I haven't read "Passing for Thin" and after reading this book, I don't think I will. Frances makes it sound like being thin is the holy grail. As a fat person, I don't want to be thin. I want to be healthy and Frances and her non fiction characters clearly aren't healthy.

I rarely will make it through a non fiction book unless it's about parenting and even then I have to force myself. This was a book I forced myself to finish as I've struggled with my weight and my demons all my 36 years. I don'
I didn't finish this book. Such an awesome potential but alas the author is a blogger and the book unfortunately read at times like scattered blog posts. In addition, there were too many girls (yes, 5) but the author toggled back and forth between stories/details so much that I had to keep going back to see who I was reading about. Finally, the author employs strange and awkward sentence construction so often I had to re-read sentences over and over to try and decipher meaning.

PS- She first los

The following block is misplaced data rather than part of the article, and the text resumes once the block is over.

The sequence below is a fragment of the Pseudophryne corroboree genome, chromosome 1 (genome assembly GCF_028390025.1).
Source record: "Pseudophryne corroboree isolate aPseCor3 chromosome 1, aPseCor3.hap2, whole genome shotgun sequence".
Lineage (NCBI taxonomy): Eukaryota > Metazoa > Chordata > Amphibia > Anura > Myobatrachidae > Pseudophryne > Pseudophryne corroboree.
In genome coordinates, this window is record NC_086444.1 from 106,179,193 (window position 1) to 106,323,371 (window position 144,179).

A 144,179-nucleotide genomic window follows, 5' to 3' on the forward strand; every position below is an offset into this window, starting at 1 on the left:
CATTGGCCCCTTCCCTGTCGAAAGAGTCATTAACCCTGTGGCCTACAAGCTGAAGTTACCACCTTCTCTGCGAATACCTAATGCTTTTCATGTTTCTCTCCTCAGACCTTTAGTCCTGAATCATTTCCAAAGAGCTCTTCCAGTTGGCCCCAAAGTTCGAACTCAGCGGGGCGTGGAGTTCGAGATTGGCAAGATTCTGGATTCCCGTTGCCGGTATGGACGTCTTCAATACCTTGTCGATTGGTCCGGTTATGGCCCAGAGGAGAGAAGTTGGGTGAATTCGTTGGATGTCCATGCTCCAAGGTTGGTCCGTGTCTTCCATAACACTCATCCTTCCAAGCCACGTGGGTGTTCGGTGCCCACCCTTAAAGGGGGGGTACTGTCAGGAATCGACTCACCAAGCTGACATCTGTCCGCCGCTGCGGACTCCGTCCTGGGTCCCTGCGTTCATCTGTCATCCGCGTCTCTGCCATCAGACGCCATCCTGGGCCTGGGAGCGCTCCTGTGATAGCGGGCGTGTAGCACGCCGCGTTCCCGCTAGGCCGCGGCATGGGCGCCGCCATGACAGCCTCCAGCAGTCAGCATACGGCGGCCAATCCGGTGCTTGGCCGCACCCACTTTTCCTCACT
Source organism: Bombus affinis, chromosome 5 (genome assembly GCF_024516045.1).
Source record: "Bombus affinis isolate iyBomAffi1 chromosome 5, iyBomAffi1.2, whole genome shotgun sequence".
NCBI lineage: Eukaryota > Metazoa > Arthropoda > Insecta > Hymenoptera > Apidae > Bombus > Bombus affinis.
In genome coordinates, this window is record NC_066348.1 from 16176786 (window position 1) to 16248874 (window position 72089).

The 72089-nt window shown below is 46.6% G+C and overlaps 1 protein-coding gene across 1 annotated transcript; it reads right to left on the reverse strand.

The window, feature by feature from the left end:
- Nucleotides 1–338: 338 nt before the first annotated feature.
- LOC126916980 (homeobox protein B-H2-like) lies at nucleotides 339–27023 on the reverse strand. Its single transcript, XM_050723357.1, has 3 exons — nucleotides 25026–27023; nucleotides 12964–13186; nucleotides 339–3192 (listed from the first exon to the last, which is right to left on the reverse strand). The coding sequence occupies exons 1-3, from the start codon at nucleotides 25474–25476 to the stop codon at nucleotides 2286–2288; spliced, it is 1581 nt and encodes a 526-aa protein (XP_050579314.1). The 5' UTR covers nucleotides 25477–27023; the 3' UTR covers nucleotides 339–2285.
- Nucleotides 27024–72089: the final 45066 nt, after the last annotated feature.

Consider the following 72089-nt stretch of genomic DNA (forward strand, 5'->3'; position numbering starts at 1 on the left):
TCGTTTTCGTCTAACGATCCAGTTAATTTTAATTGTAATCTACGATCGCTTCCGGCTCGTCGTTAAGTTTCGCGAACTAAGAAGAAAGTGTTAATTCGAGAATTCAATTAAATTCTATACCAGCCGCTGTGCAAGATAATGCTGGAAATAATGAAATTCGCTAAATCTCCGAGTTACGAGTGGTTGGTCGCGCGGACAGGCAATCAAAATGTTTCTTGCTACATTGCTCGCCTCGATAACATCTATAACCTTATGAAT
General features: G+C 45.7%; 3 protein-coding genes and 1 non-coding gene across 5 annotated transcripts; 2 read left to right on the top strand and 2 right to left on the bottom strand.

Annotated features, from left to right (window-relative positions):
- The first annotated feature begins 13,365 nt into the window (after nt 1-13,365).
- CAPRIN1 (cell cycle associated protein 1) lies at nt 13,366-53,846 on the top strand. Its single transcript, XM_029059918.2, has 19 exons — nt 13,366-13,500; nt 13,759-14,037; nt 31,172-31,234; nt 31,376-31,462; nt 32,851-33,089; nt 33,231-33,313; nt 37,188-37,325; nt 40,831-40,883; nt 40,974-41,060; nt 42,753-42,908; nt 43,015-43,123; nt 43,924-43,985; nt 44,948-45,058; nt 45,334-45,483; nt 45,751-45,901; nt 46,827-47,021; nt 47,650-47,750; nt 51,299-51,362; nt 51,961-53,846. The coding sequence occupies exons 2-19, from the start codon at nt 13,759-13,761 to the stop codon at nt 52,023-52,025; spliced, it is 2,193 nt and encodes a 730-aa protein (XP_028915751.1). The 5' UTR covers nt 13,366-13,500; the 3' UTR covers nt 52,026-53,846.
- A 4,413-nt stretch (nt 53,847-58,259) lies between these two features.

In 2004 Frances Kuffel wrote a book called “Passing for Thin” about the huge weight loss that made her a thin woman for the first time in her life. However, like the vast majority (statistics vary, but can be as high as 90%) of people who manage to lose weight, she regained. This book details her and four friends she met online's daily struggle with weight loss and being a fat woman in a society that just hates fat people. It tries to answer the question of why, when the stakes are so high perso ...more
Very moving. Kuffel fairly ruthlessly examines and dissects the lifestyles, histories, flaws and neuroses of her friends and herself. She reveals a bit more about her childhood and it's hard not to feel that her parents really did border on neglectful -- she describes them aptly (and kindly) as having a genius for children under three and over eighteen. She also doesn't gloss over the fat that the angry fat girls eat a lot. Once again, you don't really feel any kind of definitive conclusion has ...more